• Control : After the participants have been recruited, they should be randomly assigned to their groups. This should ensure the groups are similar, on average (reducing participant variables).

2. Repeated Measures Design

Repeated Measures design is an experimental design where the same participants participate in each independent variable condition.  This means that each experiment condition includes the same group of participants.

Repeated Measures design is also known as within-groups or within-subjects design .

  • Pro : As the same participants are used in each condition, participant variables (i.e., individual differences) are reduced.
  • Con : There may be order effects. Order effects refer to the order of the conditions affecting the participants’ behavior.  Performance in the second condition may be better because the participants know what to do (i.e., practice effect).  Or their performance might be worse in the second condition because they are tired (i.e., fatigue effect). This limitation can be controlled using counterbalancing.
  • Pro : Fewer people are needed as they participate in all conditions (i.e., saves time).
  • Control : To combat order effects, the researcher counter-balances the order of the conditions for the participants.  Alternating the order in which participants perform in different conditions of an experiment.

Counterbalancing

Suppose we used a repeated measures design in which all of the participants first learned words in “loud noise” and then learned them in “no noise.”

We expect the participants to learn better in “no noise” because of order effects, such as practice. However, a researcher can control for order effects using counterbalancing.

The sample would be split into two groups: experimental (A) and control (B).  For example, group 1 does ‘A’ then ‘B,’ and group 2 does ‘B’ then ‘A.’ This is to eliminate order effects.

Although order effects occur for each participant, they balance each other out in the results because they occur equally in both groups.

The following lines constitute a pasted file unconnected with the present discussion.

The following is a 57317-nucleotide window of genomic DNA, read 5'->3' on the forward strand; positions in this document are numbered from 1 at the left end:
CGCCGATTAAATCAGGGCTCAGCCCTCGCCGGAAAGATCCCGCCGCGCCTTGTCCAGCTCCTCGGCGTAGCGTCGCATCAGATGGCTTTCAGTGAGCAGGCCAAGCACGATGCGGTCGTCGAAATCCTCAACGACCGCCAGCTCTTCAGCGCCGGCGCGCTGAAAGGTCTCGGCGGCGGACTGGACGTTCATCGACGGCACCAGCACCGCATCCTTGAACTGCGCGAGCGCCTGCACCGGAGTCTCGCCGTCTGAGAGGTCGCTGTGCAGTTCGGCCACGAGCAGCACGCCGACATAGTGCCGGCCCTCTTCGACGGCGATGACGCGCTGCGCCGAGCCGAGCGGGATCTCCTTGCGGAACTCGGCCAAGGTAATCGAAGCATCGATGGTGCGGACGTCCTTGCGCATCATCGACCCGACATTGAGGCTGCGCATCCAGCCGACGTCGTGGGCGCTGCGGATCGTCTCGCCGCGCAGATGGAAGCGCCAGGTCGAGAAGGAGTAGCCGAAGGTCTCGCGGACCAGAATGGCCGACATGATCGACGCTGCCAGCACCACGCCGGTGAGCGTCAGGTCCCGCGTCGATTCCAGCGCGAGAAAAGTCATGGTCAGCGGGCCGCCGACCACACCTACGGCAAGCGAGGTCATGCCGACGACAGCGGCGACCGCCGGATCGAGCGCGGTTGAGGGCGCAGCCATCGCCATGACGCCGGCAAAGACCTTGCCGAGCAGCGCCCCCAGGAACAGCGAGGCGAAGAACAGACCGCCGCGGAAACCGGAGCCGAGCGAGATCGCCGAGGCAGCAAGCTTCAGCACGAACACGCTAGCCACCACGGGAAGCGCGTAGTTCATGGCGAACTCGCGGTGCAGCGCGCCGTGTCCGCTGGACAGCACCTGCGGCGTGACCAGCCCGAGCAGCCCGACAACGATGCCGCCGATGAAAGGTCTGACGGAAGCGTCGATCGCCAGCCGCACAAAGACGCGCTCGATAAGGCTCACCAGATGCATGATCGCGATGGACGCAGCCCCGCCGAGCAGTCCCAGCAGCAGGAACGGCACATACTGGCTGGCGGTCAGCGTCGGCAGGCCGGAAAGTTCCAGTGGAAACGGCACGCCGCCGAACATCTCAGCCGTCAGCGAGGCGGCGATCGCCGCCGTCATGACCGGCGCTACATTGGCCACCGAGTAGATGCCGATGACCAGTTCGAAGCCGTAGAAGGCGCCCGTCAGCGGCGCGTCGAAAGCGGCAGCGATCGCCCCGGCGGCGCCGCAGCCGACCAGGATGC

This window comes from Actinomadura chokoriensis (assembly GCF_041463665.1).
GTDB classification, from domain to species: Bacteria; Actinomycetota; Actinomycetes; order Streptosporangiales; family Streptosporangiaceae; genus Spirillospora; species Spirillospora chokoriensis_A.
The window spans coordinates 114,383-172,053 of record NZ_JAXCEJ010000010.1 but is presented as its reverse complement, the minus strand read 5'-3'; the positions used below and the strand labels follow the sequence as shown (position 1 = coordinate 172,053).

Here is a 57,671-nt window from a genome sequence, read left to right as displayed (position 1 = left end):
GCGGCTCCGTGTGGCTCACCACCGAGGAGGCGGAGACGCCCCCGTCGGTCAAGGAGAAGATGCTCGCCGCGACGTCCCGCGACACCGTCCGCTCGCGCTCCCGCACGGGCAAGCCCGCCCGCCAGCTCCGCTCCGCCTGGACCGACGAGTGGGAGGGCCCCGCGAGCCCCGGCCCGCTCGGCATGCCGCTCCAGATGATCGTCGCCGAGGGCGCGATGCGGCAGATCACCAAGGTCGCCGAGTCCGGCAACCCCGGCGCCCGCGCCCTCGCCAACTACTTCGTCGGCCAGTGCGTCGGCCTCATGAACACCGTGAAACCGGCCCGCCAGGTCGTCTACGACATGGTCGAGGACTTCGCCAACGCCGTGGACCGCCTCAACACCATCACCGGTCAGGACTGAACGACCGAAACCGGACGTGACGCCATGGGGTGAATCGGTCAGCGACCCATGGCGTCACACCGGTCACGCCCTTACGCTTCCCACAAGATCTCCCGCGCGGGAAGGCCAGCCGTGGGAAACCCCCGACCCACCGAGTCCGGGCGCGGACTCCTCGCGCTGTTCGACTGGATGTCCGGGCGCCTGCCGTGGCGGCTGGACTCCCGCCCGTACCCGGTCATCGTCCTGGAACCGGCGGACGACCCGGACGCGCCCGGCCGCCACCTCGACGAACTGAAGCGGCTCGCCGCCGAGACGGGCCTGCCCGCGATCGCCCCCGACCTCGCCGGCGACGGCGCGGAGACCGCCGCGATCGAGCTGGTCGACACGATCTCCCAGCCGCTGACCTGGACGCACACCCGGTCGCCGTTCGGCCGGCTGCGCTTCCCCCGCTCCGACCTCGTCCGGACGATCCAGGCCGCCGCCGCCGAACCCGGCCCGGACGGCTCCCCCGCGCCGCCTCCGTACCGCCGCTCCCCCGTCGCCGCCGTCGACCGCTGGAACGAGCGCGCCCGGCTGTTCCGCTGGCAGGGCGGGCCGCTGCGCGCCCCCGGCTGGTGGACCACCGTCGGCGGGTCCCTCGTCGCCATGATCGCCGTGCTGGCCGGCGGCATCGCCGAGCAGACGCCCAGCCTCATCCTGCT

counter balancing

3. Matched Pairs Design

A matched pairs design is an experimental design where pairs of participants are matched in terms of key variables, such as age or socioeconomic status. One member of each pair is then placed into the experimental group and the other member into the control group .

One member of each matched pair must be randomly assigned to the experimental group and the other to the control group.

matched pairs design

  • Con : If one participant drops out, you lose 2 PPs’ data.
  • Pro : Reduces participant variables because the researcher has tried to pair up the participants so that each condition has people with similar abilities and characteristics.
  • Con : Very time-consuming trying to find closely matched pairs.
  • Pro : It avoids order effects, so counterbalancing is not necessary.
  • Con : Impossible to match people exactly unless they are identical twins!
  • Control : Members of each pair should be randomly assigned to conditions. However, this does not solve all these problems.

Experimental design refers to how participants are allocated to an experiment’s different conditions (or IV levels). There are three types:

1. Independent measures / between-groups : Different participants are used in each condition of the independent variable.

2. Repeated measures /within groups : The same participants take part in each condition of the independent variable.

3. Matched pairs : Each condition uses different participants, but they are matched in terms of important characteristics, e.g., gender, age, intelligence, etc.

Learning Check

Read about each of the experiments below. For each experiment, identify (1) which experimental design was used; and (2) why the researcher might have used that design.

1 . To compare the effectiveness of two different types of therapy for depression, depressed patients were assigned to receive either cognitive therapy or behavior therapy for a 12-week period.

The researchers attempted to ensure that the patients in the two groups had similar severity of depressed symptoms by administering a standardized test of depression to each participant, then pairing them according to the severity of their symptoms.

2 . To assess the difference in reading comprehension between 7 and 9-year-olds, a researcher recruited each group from a local primary school. They were given the same passage of text to read and then asked a series of questions to assess their understanding.

3 . To assess the effectiveness of two different ways of teaching reading, a group of 5-year-olds was recruited from a primary school. Their level of reading ability was assessed, and then they were taught using scheme one for 20 weeks.

At the end of this period, their reading was reassessed, and a reading improvement score was calculated. They were then taught using scheme two for a further 20 weeks, and another reading improvement score for this period was calculated. The reading improvement scores for each child were then compared.